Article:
Wednesday, November 26, 2014



Here we are gearing up again to re-invade BOTH Afghanistan and Iraq. War without end. Wonderful. 

Make me think back to the build up to war flowing 9-11. We invaded Afghanistan in October 2001, and when the Neocons fucked that up, we invaded Iraq on March 2003, and fucked that up even worse.

9-11 changed everything in our society, as you know, but the one thing no one has really talked much about, is how it effectively spelled the end of the American political cartoon.

Americans didn't invent the political cartoon, but we surely perfected it. Benjamin Franklin himself penned one of the earliest, the famous "Join or Die" Then came Thomas Nast, the greatest political cartoonist, well, ever. Not only did this guy invent the visual tropes that are still used today, the dude invented Santa Claus, for Chrissakes! Dr. Suess was a political cartoonist before he was a children's author, and a brilliant one. Bill Mauldin was the voice of his WW2 generation, the first cartoonist of ant genre to lay claim to that. Herblock helped topple McCarthy, then Nixon. 

I trace the end of this storied, once-important genre to 9-11. Political cartoons were on life support by then anyways, but the next two years pushed the genre over the edge.

When I left college in 1983 with big plans to be an important political cartoonist, most daily newspapers, except the very small rags (and even some of those!) had their own political cartoonist. A few months after graduation, I managed to land a low-paying gig at a paper in West Palm Beach, FL, that had never had a cartoonist before. But the editor always wanted one. Political cartoonists were a coveted prize by every editor in the country.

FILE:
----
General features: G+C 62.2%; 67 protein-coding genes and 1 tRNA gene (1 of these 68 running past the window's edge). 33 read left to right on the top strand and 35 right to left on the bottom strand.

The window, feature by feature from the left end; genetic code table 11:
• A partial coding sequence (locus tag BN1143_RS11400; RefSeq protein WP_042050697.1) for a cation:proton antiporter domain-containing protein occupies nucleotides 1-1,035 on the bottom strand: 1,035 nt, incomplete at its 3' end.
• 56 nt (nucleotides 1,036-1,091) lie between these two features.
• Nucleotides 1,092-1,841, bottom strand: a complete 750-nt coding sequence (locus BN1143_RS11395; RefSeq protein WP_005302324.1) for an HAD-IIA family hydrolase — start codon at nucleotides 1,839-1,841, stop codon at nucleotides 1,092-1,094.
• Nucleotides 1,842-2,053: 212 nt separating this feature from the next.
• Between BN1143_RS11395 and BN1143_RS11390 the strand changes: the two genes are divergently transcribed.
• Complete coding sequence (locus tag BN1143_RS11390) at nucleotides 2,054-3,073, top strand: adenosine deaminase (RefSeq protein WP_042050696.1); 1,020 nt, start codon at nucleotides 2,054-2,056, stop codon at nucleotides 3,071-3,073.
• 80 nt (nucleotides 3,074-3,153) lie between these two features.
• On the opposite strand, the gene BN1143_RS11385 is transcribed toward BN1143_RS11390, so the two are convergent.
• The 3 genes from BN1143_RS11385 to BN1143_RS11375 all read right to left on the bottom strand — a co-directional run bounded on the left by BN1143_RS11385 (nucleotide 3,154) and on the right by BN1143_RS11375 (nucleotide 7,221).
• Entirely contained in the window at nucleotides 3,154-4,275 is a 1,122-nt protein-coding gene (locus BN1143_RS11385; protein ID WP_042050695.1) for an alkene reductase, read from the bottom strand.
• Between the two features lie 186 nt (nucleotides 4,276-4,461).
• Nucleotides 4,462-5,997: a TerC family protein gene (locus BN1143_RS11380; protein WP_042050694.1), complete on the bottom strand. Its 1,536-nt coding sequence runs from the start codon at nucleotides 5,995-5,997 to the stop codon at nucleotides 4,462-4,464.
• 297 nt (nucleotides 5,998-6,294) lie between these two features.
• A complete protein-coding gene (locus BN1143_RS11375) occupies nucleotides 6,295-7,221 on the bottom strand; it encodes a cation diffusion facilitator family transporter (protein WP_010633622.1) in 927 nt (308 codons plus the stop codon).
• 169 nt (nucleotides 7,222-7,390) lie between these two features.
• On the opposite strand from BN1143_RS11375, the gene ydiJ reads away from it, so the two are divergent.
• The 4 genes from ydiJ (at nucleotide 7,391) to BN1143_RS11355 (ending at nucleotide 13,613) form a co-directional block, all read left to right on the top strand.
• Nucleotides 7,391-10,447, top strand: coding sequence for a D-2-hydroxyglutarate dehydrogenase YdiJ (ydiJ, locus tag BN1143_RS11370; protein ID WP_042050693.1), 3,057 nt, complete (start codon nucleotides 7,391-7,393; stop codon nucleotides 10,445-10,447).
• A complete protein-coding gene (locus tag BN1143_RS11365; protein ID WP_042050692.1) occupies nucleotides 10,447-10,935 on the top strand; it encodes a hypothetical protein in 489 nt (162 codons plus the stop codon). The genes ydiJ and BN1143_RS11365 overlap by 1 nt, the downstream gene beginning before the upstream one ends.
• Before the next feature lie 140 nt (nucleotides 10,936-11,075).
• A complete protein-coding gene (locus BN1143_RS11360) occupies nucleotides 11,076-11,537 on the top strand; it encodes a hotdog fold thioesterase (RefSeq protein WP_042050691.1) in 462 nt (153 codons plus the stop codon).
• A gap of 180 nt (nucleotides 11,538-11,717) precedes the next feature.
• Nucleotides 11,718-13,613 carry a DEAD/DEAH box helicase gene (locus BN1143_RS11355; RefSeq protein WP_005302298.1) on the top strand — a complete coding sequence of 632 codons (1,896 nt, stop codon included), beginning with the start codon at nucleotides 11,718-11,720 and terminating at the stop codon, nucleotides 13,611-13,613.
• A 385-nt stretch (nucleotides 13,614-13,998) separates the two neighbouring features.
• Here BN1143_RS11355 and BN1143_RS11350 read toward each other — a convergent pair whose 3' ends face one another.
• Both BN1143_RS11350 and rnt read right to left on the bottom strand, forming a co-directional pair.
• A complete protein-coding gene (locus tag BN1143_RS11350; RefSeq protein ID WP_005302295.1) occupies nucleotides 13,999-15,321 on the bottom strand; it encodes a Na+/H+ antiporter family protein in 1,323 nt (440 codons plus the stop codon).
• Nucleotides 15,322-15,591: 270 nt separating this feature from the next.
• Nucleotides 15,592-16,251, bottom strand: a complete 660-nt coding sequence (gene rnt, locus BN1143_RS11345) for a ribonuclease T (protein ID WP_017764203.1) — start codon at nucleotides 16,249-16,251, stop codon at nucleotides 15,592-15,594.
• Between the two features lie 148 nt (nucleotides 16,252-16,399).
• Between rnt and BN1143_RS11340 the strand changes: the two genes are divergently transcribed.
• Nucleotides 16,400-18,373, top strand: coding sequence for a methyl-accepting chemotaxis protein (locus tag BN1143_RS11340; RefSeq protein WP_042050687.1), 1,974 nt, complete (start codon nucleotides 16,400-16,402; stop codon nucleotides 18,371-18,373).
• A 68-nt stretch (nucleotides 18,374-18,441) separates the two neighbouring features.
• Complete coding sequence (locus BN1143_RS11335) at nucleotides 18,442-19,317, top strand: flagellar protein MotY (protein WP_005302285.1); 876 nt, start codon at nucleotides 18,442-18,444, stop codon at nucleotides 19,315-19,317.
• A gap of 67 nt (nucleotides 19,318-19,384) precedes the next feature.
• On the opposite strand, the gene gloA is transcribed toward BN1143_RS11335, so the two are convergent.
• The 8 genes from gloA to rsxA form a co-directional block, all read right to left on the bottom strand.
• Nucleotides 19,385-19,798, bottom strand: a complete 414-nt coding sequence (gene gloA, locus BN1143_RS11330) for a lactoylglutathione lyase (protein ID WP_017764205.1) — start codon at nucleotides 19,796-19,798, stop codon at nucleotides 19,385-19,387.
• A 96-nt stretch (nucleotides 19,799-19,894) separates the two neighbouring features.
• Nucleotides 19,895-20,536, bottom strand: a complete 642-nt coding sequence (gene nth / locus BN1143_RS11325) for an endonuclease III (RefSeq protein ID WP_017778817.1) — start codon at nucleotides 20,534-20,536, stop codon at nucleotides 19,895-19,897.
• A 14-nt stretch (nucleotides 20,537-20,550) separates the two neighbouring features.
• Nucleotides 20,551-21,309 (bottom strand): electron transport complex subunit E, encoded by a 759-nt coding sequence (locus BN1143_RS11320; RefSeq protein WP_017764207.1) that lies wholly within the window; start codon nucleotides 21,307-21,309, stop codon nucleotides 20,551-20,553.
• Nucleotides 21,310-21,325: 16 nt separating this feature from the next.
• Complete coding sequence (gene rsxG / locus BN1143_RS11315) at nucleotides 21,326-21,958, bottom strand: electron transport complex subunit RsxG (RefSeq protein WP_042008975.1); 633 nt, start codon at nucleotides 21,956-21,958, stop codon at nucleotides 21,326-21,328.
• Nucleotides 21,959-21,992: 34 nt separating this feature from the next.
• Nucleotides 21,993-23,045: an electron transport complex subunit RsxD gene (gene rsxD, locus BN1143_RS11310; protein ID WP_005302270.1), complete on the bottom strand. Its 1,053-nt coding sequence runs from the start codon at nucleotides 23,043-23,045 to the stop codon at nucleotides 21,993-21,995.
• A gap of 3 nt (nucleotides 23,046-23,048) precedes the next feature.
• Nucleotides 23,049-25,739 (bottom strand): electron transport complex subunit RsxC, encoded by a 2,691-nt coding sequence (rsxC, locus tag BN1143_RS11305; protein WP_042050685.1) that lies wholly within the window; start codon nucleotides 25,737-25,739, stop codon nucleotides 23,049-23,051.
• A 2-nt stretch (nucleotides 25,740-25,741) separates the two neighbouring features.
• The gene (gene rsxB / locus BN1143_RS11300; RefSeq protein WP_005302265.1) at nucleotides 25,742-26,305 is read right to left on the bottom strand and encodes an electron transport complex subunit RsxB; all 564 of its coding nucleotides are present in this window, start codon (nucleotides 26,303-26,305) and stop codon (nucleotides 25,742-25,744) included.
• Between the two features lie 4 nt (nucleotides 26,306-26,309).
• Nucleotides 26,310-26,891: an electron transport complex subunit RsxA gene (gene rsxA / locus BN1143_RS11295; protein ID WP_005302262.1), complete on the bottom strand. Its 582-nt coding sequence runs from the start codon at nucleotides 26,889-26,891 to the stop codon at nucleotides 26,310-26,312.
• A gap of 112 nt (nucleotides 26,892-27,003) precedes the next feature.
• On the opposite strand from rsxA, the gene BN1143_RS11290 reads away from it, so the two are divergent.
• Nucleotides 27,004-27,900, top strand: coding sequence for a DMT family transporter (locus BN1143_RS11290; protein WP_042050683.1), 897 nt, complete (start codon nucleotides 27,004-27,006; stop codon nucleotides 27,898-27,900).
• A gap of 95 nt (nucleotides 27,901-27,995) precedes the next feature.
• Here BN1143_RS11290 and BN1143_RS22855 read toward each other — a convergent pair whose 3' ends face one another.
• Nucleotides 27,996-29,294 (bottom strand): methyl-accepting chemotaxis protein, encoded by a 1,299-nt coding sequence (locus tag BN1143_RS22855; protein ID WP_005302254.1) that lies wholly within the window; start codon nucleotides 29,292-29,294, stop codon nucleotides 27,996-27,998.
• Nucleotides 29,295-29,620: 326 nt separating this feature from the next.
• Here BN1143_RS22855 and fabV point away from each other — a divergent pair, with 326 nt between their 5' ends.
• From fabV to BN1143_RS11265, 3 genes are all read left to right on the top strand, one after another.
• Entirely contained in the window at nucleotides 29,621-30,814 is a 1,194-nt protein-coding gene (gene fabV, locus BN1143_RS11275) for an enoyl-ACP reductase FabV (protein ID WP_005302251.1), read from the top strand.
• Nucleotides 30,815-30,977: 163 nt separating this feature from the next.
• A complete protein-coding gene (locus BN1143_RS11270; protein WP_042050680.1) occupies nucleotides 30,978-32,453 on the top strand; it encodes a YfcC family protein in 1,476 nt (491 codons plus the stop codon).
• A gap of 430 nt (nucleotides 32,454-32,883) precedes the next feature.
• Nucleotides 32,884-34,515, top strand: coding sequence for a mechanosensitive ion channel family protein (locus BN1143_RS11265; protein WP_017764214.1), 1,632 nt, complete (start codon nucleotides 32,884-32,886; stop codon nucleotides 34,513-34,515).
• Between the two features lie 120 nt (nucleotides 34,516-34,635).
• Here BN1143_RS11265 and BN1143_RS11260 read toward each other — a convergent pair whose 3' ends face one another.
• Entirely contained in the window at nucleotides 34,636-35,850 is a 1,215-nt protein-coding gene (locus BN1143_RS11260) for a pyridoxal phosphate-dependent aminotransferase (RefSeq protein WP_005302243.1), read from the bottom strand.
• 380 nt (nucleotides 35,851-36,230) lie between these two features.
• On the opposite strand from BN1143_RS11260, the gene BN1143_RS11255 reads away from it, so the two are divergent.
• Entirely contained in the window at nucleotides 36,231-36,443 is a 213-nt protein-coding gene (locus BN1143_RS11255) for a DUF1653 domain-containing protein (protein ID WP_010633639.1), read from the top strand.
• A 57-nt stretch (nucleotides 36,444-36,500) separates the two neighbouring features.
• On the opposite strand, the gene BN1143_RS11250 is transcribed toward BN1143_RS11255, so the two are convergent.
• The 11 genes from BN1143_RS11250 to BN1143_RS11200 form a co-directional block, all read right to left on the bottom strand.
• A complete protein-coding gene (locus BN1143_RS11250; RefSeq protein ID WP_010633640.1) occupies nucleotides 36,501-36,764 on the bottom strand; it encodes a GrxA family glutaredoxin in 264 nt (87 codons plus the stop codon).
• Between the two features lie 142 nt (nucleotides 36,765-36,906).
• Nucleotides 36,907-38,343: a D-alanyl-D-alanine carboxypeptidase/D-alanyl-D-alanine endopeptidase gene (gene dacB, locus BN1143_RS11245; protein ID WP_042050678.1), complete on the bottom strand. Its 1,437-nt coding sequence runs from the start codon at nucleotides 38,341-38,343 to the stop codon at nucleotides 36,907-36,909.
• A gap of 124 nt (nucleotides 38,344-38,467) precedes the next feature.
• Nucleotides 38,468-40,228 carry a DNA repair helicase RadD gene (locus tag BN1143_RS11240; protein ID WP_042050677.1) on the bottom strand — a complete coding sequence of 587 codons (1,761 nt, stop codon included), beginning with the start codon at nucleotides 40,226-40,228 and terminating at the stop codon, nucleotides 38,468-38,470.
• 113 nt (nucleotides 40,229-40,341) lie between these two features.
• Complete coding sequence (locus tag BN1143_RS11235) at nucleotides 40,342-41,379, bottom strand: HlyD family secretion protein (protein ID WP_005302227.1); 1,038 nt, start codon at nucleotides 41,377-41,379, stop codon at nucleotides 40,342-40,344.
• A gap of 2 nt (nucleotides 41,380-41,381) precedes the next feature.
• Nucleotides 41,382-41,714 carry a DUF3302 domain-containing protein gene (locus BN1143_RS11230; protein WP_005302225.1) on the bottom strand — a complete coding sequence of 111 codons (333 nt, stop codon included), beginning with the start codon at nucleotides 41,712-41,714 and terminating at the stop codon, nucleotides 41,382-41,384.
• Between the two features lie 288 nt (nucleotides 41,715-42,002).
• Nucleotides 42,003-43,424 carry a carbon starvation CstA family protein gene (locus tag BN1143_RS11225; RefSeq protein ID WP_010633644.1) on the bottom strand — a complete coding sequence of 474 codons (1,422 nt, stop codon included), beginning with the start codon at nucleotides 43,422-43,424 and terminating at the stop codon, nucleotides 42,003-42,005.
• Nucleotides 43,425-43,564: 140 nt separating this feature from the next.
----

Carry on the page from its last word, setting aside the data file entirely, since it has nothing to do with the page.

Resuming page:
But big changes were occurring then in the newspaper biz. Thanks to Ronnie Reagan gutting FCC rules, corporations were now free to buy up as many newspapers, radio stations and tv stations as they wanted– previously they had been prevented from owning too much in one market– and set about doing just that.... with gusto. In but a decade, virtually every family-owned newspaper was gobbled up by a large corporation. Mostly it was the idiot heirs of the original press barons who cashed in. The result was vibrant, locally owned newspapers became corporate product, run by out-of-town bean counters and marketers. They were profitable, thanks to corporate chicanery that put an end to two-paper towns and ensured a monopoly market, but man were they dull. When I worked for newspapers, we snidely called this corporate sameness the Dull-o-tron. Any and all provocative.... or, god forbid controversial... content was edited down into easily-digested pap. Because our Masters believed the readers were stupid, and because there was simply no profit in being provocative, or so the corner office types believed anyways.